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Marco Rubio Just Voted Against Protecting LGBT Homeless Youth In A Sex Trafficking Bill

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Republican Presidential candidate Marco Rubio just cast a vote against LGBT homeless youth that was anything but presidential, fatherly, compassionate, or even humane.

As much of the nation knows, Republican Senate Majority Leader Mitch McConnell has been holding hostage a vote to confirm Loretta Lynch as the next attorney general of the United States. The Senate Majority Leader’s bargaining chip for the past six months has been an important anti-human trafficking bill that had bipartisan support, until Republicans snuck anti-abortion language into the legislation.

Minutes ago, the anti-trafficking bill passed, 99-0, but not before the Senate voted on several amendments to the bill.

One bipartisan amendment, introduced by Democratic Senator Pat Leahy and Republican Senator Susan Collins would have added language banning discrimination against LGBT homeless youth.

“A recent study found that 1 in 4 homeless youth have been victims of sex trafficking, or traded sex for survival needs, such as food or a place to sleep,” Sen. Leahy said in a statement before today’s vote. “The study also found that 50 percent of homeless youth had been solicited for sex by an adult within 48 hours of leaving home. Let me say that again: half of these homeless kids were solicited for sex by an adult within the first two days of leaving home.  These kids – some as young as 12, 13, 14 years old – have nowhere to go, but we can work to make sure they have a safe place to go. That is what our amendment does.”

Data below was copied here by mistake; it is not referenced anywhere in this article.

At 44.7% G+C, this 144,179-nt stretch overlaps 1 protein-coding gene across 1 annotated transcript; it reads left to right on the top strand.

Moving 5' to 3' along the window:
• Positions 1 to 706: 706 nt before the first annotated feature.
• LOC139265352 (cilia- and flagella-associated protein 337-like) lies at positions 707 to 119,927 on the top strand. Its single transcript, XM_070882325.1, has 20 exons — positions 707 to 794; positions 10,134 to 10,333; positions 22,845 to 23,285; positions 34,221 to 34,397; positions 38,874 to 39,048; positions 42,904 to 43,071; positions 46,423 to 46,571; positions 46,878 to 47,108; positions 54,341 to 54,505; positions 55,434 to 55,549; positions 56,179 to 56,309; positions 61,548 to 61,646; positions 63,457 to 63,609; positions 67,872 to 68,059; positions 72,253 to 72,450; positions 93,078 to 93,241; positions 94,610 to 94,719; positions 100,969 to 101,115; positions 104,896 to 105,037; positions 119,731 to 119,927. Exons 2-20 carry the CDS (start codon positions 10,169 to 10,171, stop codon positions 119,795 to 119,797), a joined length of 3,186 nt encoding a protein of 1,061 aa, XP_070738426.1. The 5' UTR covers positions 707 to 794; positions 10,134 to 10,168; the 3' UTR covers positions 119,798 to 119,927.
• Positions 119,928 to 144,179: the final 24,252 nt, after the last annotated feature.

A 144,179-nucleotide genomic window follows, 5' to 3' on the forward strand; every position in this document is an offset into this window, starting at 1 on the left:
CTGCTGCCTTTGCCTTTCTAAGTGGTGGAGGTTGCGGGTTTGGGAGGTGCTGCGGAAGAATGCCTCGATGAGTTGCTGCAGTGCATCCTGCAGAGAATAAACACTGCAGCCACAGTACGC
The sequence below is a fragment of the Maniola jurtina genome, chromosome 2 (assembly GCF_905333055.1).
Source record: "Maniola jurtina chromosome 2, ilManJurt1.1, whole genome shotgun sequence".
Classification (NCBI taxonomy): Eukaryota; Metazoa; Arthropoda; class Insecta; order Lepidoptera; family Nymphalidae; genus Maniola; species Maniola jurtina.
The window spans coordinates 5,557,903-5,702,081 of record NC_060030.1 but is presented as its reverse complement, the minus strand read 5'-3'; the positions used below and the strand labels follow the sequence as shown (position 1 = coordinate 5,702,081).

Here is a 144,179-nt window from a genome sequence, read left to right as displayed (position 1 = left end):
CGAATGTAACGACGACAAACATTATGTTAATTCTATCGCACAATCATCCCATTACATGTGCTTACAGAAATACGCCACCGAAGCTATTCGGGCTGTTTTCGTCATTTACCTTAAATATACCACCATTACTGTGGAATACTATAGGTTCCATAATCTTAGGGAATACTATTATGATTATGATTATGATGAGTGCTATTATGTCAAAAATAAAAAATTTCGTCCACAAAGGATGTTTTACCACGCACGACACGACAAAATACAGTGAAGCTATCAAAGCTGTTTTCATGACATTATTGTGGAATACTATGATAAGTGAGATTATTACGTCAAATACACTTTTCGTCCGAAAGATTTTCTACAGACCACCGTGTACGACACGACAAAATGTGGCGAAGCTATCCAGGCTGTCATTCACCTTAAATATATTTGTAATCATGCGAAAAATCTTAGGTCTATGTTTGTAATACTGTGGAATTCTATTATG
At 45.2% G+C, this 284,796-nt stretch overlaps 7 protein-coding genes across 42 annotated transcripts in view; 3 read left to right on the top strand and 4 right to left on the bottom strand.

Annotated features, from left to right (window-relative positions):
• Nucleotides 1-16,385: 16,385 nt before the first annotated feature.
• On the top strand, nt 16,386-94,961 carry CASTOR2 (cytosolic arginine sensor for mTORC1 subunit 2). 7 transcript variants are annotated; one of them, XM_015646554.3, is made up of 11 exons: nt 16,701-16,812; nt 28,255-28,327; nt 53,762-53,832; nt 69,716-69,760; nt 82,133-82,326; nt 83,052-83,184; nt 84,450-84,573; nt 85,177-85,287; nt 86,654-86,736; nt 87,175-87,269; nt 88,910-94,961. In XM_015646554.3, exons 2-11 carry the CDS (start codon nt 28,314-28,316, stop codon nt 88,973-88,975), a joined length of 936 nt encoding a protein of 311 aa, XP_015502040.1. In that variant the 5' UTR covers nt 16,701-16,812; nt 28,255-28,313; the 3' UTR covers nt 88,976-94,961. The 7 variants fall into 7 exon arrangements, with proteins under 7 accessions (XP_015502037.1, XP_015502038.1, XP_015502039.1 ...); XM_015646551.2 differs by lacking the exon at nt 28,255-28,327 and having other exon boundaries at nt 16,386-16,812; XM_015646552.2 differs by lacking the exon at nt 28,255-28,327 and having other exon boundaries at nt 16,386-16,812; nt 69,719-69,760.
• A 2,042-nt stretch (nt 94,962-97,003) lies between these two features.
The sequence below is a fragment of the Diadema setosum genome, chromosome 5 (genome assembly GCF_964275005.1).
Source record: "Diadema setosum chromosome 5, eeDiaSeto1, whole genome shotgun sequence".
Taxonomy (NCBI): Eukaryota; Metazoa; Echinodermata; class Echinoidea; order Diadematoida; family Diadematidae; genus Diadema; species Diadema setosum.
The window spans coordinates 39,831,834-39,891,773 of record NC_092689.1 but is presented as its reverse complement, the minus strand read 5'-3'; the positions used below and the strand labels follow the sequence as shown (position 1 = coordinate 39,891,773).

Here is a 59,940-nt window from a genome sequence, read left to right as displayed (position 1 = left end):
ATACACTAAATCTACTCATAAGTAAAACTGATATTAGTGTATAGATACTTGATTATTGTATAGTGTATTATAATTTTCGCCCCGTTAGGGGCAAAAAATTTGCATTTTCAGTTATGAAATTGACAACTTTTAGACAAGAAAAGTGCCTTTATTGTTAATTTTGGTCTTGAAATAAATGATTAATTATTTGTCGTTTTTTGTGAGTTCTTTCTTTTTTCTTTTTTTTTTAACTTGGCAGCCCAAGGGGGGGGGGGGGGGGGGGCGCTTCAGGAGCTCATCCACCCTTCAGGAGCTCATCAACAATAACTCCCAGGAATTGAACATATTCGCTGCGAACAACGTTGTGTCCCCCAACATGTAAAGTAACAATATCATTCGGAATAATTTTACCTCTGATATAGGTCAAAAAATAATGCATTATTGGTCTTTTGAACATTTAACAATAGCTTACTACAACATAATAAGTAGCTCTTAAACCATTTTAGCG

Leahy added that the language in his amendment “would prevent discrimination against youth based on their race, color, religion, national origin, sex, gender identity, sexual orientation, or disability,” and “is nearly identical to a provision contained in the bipartisan Violence Against Women Reauthorization Act of 2013 which passed the Senate with 78 votes and was signed into law.”

Earlier this afternoon, the Senate voted down the Leahy-Collins Amendment to protect runaway homeless youth, SA 290, by a narrow margin: 56-43. 60 votes were needed for it to pass. It needed just four more.

Among those voting for the amendment that would have protected homeless youth and LGBT homeless youth were 44 Democrats – no Democrat voted against the amendment – along with both Independent Senators, Bernie Sanders and Angus King, and ten Republicans including GOP presidential candidate Rand Paul, whose anti-LGBT views are well documented.

Voting against the amendment were 43 Republican Senators, including U.S. Senator Marco Rubio, whose anti-LGBT views are also well-documented:

LOOK: Marco Rubio’s Top 10 Anti-Gay Statements

(A full list of how each Senator voted on the Leahy Amendment is here.)

Apparently, Sen. Rubio would attend the wedding of a gay colleague or family member, but he wouldn’t vote to save and protect an LGBT homeless child.

It’s well-known that between 25 percent and 40 percent of homeless children are LGBT, despite the fact that LGBT children are less than five percent of the nation’s population.